Finally, we see below the racial requirements (their bolding). Note that you don’t really have to be an indigenous person; you only have to identify as indigenous, and do so in writing. But that is weird. If the University has an equity plan and the government a Human Rights Code limiting applicants to Indigenous peoples, on what basis do they allow a non-Indigenous person who self-identifies as one? (I doubt such people would be accepted for the job anyway.). Of course this would be considered a violation of the law in America, but Canada isn’t the U.S.

In accordance with the University’s Equity Plan and pursuant to section 42 of the BC Human Rights Code, the selection will be limited to Indigenous peoples. Our search committee will review the pool of applications from those who self-identify with this designated group. Candidates from this group must self-identify in their cover letter to be considered for this position.

Jerry Coyne is an American biologist known for his work on speciation and his commentary on intelligent design, a prolific scientist and author. This article was first published HERE


Peter said...

Three candidates, how fortuitous is that for us here in NZ?

Our Government should encourage three locally based academic notables to apply for these roles to the extent that if it has to subsidise U of V, it should and, indeed, even if incentives have to be given these persons, it would be taxpayer money very well spent for the future stability of the nation to be shot of them, and quite likely a hugely enlightening experience for the indoctrinated students under their warped guidance.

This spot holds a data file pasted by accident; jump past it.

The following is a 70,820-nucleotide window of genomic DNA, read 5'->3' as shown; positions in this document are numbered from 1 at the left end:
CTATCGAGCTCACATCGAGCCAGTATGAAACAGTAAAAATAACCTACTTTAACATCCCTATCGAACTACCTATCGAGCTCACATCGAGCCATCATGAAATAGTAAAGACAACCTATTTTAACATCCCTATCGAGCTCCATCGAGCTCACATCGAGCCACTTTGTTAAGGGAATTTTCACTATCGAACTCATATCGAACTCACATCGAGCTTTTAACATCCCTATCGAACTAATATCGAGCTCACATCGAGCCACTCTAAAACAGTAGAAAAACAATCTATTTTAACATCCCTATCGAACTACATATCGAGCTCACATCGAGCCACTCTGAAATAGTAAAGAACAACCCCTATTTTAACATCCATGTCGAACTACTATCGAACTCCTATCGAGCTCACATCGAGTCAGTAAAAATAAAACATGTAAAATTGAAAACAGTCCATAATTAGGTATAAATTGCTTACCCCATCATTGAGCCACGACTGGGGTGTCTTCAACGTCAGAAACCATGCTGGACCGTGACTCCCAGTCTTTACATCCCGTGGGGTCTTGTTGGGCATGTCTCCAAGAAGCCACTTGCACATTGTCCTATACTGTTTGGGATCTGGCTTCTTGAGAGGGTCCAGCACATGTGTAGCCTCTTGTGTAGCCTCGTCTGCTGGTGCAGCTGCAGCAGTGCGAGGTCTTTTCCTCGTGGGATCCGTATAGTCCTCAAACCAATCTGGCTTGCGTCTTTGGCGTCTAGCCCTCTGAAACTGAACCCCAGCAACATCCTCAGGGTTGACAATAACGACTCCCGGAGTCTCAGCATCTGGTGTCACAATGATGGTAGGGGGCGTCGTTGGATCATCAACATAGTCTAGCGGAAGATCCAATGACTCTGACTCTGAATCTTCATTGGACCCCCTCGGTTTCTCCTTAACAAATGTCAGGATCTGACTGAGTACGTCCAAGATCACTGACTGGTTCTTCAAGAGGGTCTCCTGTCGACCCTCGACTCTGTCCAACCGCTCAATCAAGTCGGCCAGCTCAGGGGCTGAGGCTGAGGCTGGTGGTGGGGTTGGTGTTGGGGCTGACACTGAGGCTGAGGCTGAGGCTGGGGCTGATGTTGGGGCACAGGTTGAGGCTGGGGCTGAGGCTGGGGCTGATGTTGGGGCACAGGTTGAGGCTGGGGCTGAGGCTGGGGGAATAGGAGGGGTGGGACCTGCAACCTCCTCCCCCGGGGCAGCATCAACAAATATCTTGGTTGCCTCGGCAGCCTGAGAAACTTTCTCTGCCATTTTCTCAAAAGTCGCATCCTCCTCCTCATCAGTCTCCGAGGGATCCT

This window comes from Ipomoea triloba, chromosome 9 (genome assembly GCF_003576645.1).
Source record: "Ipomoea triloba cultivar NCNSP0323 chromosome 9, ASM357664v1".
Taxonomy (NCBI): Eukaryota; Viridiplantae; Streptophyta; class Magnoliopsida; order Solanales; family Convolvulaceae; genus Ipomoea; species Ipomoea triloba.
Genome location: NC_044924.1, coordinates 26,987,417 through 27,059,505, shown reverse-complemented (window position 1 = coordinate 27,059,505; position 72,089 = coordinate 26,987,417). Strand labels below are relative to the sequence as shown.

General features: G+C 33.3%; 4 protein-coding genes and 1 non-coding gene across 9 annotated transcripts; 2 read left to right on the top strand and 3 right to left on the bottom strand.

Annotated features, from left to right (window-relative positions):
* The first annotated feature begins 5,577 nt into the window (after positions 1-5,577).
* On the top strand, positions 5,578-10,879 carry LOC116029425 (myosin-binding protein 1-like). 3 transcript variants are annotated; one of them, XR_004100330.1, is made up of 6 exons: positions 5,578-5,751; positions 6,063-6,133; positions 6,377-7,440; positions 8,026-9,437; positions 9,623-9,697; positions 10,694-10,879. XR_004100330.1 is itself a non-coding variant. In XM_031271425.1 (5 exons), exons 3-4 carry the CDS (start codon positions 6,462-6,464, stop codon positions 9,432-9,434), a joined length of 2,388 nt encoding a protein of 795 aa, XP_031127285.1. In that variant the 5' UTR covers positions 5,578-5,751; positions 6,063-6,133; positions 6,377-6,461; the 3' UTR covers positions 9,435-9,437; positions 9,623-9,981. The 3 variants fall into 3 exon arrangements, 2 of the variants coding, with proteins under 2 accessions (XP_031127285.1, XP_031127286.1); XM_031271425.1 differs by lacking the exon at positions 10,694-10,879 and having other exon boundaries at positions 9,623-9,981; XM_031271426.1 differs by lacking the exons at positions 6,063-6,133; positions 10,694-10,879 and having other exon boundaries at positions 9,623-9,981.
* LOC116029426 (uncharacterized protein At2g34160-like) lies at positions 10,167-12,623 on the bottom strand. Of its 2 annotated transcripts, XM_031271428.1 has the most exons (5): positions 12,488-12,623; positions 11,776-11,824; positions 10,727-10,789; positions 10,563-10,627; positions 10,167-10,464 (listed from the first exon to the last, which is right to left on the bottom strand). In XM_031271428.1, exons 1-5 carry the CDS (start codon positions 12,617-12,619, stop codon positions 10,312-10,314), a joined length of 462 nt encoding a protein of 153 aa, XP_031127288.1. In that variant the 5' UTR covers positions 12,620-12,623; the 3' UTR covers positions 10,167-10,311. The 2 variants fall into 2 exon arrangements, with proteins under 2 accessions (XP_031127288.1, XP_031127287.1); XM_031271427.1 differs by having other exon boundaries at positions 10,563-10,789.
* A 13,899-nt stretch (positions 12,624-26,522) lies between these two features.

The three I'm thinking of are Profs. Mutu, Charters, and Ruru, who I'm sure would also admirably fulfil U of V's woke DEI requirements.

I'm sure many would wish them well, and Bon Voyage!

Anonymous said...

Decolonisation? The colonisers made Canada. Made it so good that woke weird liberal self haters want to tear it down and revert to pre colonisation. You know, when life expectancy was 30. There were no medical care.

These woke are dangerous.

Barrie Davis said...

Maori knowledge is said to be “the body of knowledge originating from Maori ancestors, including the Maori world view and perspectives, Maori creativity and cultural practices”. That description is antithetical to science.

Scientists know they have a world view or a lens, but they use methods, especially statistical analysis, to avoid it. Hence science is, or tries to be, acultural, non-partisan or universal. So science is ‘western’ only in the sense of being a western European invention centered on the scientific method. Knowledge generated using science cannot be European, Asian or Maori knowledge. Maori knowledge, as described above, is mythology rather than science.

It is disappointing that the West has so readily surrendered our most precious things including democracy, science and our self respect.

Anonymous said...

Laughable. But sad. Oh dear never mind. Because when “you’ve got nothing I want, you’ve got nothing I need” (sing along eurocenticly) what to do?

robert Arthur said...

As an employee I found the most draining tasks were those somewhat intangible. I would find the employment offered very taxing. But then I have not had Maori Studies or equivalnt training to prepare me. And I have read Churchill extensively which has largely destroyed the ability to write complete waffle in the modern obtuse tertiary style.